Lack of Standardised Data & Integration Framework:
Another challenge that the ESG investing space is riddled with is lack of standardisation on how to integrate the ESG risks into the financial modelling, valuation framework and quantitative risk analysis while deciding to invest in a Company. Lack of available data is another challenge, and this is amplified in case of smaller unlisted companies where there is no public data sources that an investor can access and analyse. Without adequate relevant data sources, it is extremely difficult to assess and quantify the ESG risk that an investee company may be potentially facing and the resultant loss to the capital investment for the investor.
Managing the transition to Net Zero:
Although the current plans to phase out coal or other form of fossil fuel is ideal, but it could prove to be extremely challenging for countries to implement this plan particularly for developing economies where the per capita energy consumption needs are increasing manifold with each passing day with growth in population and economies activities. Many countries in the recent months including large economies like India and China faced wide scale power shortage due to crunch in coal stock in thermal power plants. India recorded a power supply shortage of 1,201 million units in October 2021 — the highest in 5.5 years — due to a crunch in coal stock available with thermal plants.3 Similarly in Indonesia fearing a power blackout due to lack of coal inventory with the national power utility, the Indonesian government announced an export ban in early January 2022 which led to soaring prices of thermal coal. Current level of historic high coal prices is only a jarring reminder of our dependence on fossil fuel and how difficult the transition is going to be unless ground breaking innovations and scientific advancements are made in more efficient, reliable and stable grid scale renewable power generation and storage systems.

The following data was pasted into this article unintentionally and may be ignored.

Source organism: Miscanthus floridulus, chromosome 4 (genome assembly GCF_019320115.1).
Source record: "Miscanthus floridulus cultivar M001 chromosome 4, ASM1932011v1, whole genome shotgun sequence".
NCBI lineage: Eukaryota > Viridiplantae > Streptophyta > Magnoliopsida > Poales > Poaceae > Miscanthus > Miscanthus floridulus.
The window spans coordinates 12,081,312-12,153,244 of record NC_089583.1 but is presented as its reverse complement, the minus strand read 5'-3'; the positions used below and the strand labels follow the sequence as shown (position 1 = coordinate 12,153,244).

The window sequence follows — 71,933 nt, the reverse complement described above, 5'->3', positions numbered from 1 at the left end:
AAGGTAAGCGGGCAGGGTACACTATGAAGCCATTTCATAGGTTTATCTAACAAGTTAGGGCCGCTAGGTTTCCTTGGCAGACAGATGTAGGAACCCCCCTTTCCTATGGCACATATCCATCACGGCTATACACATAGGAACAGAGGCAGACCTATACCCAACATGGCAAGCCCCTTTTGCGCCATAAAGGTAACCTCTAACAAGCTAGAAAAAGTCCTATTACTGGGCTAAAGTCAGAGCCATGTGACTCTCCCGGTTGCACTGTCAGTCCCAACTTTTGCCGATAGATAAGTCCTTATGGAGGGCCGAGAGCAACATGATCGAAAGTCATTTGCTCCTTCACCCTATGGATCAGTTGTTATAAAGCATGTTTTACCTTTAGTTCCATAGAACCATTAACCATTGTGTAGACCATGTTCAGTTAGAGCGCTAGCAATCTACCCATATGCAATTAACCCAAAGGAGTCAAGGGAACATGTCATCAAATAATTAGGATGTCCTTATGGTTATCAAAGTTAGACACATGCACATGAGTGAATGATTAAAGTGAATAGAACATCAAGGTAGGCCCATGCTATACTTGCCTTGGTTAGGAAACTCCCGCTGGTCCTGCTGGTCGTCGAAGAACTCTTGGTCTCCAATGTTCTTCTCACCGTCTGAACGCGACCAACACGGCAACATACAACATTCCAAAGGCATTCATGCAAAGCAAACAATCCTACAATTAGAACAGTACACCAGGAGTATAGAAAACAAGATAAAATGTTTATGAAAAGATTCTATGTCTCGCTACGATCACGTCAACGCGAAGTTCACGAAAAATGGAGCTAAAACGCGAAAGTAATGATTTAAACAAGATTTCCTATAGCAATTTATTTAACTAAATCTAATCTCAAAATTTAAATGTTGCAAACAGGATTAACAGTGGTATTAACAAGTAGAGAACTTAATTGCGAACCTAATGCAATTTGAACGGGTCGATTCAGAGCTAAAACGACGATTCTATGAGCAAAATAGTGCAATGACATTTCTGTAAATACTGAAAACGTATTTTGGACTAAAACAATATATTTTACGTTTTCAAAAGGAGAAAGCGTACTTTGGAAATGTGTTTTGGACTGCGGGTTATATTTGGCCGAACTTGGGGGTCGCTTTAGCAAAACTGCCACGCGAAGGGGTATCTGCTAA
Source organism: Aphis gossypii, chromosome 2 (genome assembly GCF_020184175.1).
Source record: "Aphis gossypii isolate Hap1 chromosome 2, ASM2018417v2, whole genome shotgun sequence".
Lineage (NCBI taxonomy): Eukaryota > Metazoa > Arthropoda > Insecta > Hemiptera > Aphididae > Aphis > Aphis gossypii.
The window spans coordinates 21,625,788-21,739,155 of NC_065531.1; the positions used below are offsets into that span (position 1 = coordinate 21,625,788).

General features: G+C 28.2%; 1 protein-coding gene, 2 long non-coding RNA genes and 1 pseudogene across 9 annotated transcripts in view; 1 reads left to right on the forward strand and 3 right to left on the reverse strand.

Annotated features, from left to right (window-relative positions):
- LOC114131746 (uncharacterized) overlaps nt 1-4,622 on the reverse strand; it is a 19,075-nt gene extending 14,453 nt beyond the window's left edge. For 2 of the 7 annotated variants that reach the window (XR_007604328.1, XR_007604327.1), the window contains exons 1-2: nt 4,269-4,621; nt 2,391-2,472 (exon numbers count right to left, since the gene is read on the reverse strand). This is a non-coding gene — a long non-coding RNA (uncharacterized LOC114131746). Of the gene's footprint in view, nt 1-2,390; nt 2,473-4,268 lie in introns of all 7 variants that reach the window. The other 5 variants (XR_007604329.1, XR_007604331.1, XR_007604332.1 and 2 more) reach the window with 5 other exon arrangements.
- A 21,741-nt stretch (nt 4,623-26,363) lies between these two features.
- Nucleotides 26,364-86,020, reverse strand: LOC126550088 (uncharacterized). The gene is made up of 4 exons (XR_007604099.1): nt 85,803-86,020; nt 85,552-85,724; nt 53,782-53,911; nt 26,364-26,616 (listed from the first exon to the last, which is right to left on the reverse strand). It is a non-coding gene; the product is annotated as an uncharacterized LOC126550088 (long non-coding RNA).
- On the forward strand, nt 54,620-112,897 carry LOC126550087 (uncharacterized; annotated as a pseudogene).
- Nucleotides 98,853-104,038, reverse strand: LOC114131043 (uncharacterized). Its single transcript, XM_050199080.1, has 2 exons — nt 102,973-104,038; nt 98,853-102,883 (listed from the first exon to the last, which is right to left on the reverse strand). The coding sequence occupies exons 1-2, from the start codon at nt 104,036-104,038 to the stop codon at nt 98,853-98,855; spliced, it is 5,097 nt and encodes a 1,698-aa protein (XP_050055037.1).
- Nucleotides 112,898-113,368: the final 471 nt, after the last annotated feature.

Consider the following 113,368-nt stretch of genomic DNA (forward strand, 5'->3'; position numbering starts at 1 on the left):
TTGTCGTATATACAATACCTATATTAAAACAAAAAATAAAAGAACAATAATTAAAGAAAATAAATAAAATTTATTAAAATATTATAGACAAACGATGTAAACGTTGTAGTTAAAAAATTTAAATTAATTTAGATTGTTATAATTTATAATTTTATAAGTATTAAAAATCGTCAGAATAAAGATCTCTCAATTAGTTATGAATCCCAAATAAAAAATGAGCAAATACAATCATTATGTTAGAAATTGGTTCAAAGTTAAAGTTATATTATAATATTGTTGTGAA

Evolving regulation pertaining to what constitutes “Green” Investment:
The recent proposal to include Natural Gas and Nuclear Energy to the definition of green transitional fuel as per the EU Taxonomy definitions brings this issue to the forefront. What this inclusion means is that investments in Nuclear energy can be defined as green and sustainable investment till 2045 and investments in Natural gas fired plant can be treated green investment until 2030. There is a lot of ongoing debate on this decision by the EU surrounding concerns on whether natural gas can really be considered green and whether nuclear energy can be considered sustainable given issues relating to nuclear waste management and in view of the disastrous past incidents such as the Fukushima Nuclear Disaster. In this backdrop, It’s going to be exceptionally challenging for asset managers and investors to differentiate what truly constitutes sustainable investment/ green investment.